Who’s calling on Callidus?

Contact: Brenon Daly

Annual shareholder meetings are typically uneventful affairs, mixing equal parts of corporate glad-handing and self-congratulatory pabulum. The few bits of business that do get done are generally little more than corporate housekeeping, such as electing board members and signing off on auditing firms. And while that’s probably how the annual meeting for Callidus Software will go next Tuesday, we have picked up on some rumblings of discontent from the shareholder base of the sales performance management (SPM) vendor.

Shares of Callidus have basically been changing hands in the $2.50-3.50 range for the past year and a half. (On Friday afternoon, the stock traded at $3.10.) After going public at $14 in November 2003, the stock spent the next four months at around that level before dropping into the single digits, where it has remained ever since. At current prices, the company sports a market cap of nearly $100m.

With shares having been basically dead money, even as the market rebounded, investors are growing impatient with Callidus’ still-incomplete switch from a license-based software vendor to an on-demand model. Undeniably, the company has made progress in that difficult transition, but it has come up short in both its emerging SaaS business and its old-line business, particularly services.

That inconsistency hasn’t won it many fans on Wall Street, which is reflected in Callidus’ valuation. On a back-of-the-envelope basis, the company is trading at basically a $70m enterprise value, or just 1.4 times its 2010 recurring revenue (roughly $50m total, with $20m maintenance fees and $30m subscription revenue). It seems we aren’t the only ones struck by the rock-bottom valuation of Callidus. Several market sources have indicated recently that at least one would-be suitor has approached Callidus about a deal.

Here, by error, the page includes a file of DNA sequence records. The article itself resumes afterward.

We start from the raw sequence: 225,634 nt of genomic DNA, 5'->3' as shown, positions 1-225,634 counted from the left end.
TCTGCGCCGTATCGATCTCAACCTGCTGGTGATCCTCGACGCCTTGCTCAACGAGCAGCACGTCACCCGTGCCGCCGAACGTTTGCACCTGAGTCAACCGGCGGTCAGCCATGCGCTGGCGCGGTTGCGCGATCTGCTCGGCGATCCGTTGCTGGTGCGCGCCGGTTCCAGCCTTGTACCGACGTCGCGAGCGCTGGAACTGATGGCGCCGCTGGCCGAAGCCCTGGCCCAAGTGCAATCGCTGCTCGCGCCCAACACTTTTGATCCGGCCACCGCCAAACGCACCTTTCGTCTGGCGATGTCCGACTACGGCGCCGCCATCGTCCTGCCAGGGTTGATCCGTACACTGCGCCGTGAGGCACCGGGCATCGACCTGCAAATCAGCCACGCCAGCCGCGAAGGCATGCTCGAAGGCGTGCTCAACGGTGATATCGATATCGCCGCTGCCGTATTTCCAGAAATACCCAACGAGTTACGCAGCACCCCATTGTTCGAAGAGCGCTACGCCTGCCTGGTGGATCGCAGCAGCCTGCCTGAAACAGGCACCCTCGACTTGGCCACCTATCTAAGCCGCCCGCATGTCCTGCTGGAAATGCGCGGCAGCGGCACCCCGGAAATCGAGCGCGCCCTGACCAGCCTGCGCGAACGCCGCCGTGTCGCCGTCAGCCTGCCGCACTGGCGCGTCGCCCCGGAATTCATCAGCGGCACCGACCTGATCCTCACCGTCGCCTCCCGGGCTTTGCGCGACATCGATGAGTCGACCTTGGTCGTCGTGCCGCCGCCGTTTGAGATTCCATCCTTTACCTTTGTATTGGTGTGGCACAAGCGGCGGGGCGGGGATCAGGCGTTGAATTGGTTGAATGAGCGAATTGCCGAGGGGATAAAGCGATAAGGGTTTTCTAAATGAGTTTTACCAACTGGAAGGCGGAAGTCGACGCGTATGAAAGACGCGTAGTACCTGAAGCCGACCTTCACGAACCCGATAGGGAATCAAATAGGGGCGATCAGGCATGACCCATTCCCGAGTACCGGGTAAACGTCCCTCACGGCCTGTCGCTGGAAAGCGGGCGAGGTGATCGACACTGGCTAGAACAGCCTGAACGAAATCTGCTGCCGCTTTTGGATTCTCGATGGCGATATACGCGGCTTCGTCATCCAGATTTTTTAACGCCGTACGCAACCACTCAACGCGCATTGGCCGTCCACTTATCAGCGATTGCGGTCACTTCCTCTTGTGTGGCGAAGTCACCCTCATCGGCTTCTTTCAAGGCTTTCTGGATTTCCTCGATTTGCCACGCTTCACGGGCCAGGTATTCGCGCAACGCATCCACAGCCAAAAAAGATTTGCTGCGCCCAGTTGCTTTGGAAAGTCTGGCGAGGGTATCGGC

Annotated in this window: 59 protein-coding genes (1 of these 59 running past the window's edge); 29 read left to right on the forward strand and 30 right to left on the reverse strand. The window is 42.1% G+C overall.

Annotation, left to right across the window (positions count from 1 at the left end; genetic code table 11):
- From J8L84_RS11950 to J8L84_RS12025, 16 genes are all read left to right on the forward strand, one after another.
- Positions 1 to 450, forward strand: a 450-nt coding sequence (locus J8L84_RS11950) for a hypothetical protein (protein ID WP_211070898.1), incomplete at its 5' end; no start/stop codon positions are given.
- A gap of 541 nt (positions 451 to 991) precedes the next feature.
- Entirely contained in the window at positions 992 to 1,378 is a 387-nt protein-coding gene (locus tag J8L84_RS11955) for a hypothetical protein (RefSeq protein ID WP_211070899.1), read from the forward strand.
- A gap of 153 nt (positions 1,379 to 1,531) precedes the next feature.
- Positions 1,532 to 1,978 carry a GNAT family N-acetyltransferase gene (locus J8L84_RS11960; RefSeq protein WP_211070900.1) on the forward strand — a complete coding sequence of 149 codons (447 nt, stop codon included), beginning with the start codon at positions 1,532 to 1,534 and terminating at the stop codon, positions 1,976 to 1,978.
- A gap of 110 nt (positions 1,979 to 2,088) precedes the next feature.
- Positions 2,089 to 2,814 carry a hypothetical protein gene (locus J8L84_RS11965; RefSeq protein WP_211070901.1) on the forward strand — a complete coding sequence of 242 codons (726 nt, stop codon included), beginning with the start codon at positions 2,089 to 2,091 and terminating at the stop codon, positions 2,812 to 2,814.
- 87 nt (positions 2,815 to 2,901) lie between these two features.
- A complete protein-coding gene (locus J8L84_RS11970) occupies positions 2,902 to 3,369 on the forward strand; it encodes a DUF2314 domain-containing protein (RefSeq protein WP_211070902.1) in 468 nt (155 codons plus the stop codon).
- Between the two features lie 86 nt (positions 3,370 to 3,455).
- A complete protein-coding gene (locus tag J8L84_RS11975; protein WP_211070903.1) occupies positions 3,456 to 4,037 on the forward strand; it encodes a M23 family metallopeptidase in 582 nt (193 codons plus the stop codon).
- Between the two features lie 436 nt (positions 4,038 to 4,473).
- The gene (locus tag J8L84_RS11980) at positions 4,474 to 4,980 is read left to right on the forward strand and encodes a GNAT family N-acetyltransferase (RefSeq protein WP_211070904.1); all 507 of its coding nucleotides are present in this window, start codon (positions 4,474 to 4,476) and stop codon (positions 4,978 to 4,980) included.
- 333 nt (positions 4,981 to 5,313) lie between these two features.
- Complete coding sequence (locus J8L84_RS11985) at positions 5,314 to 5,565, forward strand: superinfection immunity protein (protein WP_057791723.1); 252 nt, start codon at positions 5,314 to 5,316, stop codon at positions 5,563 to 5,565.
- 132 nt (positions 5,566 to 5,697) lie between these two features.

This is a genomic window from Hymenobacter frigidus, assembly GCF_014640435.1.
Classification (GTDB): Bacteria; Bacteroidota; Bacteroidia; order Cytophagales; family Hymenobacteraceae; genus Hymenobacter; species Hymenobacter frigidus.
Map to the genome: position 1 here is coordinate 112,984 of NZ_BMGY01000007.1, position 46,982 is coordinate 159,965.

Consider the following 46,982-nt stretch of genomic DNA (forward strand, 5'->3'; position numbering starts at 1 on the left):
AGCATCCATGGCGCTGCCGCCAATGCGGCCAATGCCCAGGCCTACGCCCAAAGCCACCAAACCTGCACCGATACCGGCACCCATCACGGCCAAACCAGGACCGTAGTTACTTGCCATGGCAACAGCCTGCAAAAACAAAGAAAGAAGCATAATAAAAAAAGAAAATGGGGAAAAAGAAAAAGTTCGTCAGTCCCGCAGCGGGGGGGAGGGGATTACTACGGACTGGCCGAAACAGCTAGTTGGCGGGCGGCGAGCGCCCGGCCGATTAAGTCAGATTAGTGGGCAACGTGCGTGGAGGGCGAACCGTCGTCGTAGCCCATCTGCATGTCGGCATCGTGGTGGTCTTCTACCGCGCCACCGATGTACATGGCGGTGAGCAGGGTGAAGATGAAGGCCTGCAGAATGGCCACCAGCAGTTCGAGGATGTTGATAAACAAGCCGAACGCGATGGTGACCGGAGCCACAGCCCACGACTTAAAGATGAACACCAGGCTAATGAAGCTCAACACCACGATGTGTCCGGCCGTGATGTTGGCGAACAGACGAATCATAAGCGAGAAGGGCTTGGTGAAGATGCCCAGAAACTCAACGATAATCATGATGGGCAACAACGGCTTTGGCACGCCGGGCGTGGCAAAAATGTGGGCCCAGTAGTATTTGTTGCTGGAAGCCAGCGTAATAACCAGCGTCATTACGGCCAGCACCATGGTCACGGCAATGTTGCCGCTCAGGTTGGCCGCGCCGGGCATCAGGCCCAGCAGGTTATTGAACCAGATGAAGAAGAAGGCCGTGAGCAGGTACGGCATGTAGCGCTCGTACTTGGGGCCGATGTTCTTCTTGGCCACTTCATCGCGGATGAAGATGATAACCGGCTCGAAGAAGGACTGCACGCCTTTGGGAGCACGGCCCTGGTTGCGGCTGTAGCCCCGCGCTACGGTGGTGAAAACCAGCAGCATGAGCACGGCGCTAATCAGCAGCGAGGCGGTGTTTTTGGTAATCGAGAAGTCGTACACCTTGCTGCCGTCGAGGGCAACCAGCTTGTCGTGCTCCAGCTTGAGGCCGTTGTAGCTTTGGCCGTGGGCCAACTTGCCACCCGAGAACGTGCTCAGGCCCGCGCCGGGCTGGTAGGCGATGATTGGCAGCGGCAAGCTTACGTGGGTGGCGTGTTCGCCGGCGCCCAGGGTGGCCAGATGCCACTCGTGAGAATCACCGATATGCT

Our understanding is that Callidus has retained a banker and is still in the early stages of an initial market canvass. Obviously, that’s a long way from a completed transaction, which is the outcome many Callidus shareholders are hoping for. It’s also worth remembering that the company itself has a spotty track record in M&A. In late 2008, Callidus was lead bidder for SPM startup Centive, and stood to substantially accelerate its transition to SaaS with the acquisition. Instead, Xactly – a startup that’s run by a number of former Callidus executives – snatched away Centive in early 2009.